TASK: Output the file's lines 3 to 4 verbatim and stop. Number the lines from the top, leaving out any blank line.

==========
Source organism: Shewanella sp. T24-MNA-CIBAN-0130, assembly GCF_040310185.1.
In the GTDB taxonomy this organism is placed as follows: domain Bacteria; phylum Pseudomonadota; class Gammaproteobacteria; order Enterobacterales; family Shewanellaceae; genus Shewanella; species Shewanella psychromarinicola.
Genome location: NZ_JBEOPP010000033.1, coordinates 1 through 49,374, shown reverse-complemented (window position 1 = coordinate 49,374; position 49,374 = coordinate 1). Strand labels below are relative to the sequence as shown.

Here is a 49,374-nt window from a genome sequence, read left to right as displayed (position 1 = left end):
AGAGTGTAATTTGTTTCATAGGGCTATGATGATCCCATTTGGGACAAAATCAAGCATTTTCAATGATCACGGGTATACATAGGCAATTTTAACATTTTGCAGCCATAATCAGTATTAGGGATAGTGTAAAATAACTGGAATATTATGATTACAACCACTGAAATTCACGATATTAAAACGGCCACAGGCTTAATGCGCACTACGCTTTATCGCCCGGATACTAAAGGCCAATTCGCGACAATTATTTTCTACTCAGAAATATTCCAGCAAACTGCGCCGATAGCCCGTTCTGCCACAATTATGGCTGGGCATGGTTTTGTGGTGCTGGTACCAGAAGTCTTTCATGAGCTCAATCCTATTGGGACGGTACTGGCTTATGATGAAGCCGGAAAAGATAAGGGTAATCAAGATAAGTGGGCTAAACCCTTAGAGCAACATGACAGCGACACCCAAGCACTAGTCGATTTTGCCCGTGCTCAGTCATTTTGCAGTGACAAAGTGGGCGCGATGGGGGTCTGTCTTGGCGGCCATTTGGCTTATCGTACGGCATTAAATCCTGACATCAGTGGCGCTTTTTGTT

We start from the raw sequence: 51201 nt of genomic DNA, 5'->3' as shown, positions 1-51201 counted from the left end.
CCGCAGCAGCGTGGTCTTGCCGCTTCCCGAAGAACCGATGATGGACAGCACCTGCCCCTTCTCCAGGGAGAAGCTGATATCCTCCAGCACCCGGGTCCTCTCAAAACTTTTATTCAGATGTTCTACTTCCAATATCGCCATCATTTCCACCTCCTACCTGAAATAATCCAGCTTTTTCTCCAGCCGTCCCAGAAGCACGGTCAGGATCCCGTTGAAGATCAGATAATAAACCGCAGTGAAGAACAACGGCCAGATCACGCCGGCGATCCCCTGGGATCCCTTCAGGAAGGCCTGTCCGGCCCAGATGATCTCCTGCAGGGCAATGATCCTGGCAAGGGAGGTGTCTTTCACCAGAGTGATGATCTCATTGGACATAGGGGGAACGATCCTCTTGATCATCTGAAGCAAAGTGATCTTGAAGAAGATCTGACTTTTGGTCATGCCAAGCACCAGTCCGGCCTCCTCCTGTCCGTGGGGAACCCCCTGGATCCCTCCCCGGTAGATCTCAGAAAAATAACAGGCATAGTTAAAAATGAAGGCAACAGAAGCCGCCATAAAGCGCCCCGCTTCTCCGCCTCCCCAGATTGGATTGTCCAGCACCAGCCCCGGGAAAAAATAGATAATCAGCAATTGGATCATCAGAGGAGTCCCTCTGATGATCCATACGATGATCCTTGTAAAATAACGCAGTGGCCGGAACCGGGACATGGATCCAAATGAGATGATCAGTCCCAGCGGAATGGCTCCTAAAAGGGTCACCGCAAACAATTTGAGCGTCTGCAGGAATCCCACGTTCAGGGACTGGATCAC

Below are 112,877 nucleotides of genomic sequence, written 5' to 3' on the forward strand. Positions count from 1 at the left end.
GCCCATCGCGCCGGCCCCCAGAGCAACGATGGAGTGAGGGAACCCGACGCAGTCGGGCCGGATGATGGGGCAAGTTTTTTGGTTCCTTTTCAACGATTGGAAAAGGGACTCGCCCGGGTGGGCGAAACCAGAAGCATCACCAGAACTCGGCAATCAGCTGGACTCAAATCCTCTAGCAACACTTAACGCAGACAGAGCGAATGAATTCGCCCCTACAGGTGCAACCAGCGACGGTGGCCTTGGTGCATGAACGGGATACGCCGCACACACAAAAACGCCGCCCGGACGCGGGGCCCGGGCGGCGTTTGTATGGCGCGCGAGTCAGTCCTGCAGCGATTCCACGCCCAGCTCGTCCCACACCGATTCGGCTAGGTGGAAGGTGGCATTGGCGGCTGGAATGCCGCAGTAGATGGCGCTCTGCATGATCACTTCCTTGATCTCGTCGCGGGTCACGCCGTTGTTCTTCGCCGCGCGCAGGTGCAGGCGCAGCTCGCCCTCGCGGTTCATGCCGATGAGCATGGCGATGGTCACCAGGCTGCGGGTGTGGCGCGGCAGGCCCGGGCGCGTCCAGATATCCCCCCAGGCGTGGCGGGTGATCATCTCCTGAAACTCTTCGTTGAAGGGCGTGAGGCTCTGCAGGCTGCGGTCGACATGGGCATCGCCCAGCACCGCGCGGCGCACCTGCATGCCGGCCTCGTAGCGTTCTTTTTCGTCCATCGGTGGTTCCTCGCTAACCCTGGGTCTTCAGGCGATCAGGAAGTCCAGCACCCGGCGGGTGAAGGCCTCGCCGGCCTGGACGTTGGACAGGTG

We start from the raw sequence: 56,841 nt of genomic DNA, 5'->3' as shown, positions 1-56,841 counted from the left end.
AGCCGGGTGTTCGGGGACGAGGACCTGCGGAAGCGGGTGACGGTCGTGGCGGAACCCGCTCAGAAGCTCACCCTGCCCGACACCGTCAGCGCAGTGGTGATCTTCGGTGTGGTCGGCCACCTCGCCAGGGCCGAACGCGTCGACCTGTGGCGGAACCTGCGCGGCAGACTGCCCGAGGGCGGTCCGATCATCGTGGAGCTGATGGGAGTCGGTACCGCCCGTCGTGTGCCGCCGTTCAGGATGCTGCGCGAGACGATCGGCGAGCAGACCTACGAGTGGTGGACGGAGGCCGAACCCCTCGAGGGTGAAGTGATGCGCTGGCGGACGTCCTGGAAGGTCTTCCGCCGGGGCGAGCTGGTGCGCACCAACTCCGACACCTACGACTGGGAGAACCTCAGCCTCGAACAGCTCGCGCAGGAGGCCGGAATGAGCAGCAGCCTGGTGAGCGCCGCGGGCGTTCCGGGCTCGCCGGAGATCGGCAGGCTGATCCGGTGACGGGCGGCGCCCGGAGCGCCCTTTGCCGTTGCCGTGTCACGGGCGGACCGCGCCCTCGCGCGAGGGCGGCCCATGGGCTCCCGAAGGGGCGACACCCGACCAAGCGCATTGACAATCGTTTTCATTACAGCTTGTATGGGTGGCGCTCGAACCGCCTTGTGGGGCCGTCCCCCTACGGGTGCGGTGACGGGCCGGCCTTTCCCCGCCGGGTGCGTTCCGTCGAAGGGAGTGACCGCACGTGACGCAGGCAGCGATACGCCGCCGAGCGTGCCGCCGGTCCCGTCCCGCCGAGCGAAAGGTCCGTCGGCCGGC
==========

Genome location: NZ_JBEOPP010000033.1, coordinates 1 through 49,374, shown reverse-complemented (window position 1 = coordinate 49,374; position 49,374 = coordinate 1). Strand labels below are relative to the sequence as shown.

Here is a 49,374-nt window from a genome sequence, read left to right as displayed (position 1 = left end):